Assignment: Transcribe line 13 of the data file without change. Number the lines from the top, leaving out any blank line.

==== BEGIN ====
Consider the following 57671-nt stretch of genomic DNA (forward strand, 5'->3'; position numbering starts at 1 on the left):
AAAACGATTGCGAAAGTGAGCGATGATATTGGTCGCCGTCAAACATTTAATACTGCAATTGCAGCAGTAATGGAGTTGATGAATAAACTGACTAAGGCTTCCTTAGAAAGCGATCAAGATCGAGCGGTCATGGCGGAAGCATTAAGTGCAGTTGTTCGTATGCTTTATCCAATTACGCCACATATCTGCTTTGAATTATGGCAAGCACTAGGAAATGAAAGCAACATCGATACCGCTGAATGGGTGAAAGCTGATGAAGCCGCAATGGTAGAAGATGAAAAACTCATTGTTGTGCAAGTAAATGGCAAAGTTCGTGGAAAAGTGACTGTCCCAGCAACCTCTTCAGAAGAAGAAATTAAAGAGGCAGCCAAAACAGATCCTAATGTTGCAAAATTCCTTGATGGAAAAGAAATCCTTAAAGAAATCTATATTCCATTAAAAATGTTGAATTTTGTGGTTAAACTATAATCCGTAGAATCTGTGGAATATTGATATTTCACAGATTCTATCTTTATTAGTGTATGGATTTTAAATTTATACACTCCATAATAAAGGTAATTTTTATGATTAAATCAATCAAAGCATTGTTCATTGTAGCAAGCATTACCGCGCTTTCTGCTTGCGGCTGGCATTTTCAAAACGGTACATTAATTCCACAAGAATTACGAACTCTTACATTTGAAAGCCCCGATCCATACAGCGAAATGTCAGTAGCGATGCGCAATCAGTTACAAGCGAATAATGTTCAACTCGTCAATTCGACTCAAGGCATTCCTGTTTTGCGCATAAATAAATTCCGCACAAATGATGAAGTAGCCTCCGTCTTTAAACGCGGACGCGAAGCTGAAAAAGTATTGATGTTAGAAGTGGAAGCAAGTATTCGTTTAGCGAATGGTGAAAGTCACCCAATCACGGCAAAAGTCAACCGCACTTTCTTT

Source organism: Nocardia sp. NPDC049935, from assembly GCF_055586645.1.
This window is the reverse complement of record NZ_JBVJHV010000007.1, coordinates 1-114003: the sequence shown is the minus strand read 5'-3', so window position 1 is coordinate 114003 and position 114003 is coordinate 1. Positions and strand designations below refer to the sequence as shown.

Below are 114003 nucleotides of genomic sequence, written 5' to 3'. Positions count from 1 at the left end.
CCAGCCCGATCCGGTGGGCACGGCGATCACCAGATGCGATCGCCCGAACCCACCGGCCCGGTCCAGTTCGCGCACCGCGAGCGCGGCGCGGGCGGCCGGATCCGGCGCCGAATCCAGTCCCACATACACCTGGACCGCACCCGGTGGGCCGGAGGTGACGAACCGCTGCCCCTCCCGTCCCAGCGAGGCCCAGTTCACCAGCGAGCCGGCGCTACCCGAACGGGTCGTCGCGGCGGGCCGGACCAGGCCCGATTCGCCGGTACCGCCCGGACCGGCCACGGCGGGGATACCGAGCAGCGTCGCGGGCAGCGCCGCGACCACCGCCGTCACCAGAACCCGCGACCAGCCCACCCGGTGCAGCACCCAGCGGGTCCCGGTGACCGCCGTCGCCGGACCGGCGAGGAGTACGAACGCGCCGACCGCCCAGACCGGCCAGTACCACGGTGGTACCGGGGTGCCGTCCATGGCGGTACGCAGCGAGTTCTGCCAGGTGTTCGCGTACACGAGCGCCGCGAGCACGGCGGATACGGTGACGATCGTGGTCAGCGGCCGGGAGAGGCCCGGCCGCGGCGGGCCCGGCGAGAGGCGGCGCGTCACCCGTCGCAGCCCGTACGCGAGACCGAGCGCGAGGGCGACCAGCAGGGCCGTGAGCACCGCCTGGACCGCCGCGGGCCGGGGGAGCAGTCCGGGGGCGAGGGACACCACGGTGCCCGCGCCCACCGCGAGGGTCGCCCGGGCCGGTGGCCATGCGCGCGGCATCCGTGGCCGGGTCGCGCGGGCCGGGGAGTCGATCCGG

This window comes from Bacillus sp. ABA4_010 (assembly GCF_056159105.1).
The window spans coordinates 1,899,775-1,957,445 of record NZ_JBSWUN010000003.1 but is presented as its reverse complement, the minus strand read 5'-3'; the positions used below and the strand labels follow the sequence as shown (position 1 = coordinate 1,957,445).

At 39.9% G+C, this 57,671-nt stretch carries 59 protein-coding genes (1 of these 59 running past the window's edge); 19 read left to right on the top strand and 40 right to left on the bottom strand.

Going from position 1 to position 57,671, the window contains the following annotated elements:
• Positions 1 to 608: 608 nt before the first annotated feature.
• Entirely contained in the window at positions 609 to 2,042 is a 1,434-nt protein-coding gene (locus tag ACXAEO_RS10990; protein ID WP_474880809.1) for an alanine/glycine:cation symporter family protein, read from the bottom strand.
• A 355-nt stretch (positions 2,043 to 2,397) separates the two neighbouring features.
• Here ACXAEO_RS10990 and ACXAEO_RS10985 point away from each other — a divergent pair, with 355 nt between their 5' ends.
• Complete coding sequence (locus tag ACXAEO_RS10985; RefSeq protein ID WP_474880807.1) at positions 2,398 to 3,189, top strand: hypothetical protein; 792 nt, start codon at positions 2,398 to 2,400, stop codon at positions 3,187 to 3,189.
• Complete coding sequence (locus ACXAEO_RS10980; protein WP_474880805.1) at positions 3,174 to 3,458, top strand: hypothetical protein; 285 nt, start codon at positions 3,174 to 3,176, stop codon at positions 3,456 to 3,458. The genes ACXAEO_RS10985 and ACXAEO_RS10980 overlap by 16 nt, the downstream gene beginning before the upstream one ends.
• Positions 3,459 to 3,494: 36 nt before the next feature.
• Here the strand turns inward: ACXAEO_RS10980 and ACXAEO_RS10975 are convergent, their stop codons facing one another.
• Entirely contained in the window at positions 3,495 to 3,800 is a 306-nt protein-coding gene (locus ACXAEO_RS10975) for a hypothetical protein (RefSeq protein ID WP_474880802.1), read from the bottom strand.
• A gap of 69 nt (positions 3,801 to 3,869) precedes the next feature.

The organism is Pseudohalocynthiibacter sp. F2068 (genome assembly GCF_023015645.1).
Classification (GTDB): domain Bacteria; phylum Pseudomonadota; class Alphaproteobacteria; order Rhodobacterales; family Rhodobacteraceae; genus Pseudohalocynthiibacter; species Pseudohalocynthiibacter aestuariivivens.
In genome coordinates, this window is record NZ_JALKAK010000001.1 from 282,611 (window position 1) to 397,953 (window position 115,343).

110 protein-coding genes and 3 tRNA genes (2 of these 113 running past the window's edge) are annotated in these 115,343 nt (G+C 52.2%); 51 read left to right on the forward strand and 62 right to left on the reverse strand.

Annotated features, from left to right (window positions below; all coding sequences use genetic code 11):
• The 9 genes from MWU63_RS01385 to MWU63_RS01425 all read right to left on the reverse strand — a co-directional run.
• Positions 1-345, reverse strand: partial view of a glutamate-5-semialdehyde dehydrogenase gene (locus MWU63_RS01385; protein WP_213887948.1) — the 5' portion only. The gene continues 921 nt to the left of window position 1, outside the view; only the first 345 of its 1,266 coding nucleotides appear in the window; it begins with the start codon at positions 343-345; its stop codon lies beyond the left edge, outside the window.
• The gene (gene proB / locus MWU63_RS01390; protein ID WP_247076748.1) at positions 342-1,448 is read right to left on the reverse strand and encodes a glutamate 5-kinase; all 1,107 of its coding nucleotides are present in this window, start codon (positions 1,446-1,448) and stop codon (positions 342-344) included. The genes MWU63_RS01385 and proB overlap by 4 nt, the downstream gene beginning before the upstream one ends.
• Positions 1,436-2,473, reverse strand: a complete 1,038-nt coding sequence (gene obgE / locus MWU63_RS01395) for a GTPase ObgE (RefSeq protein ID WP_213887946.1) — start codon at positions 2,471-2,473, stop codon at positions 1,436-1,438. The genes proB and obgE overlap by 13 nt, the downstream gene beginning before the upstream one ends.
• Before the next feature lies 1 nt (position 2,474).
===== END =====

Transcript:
• A 355-nt stretch (positions 2,043 to 2,397) separates the two neighbouring features.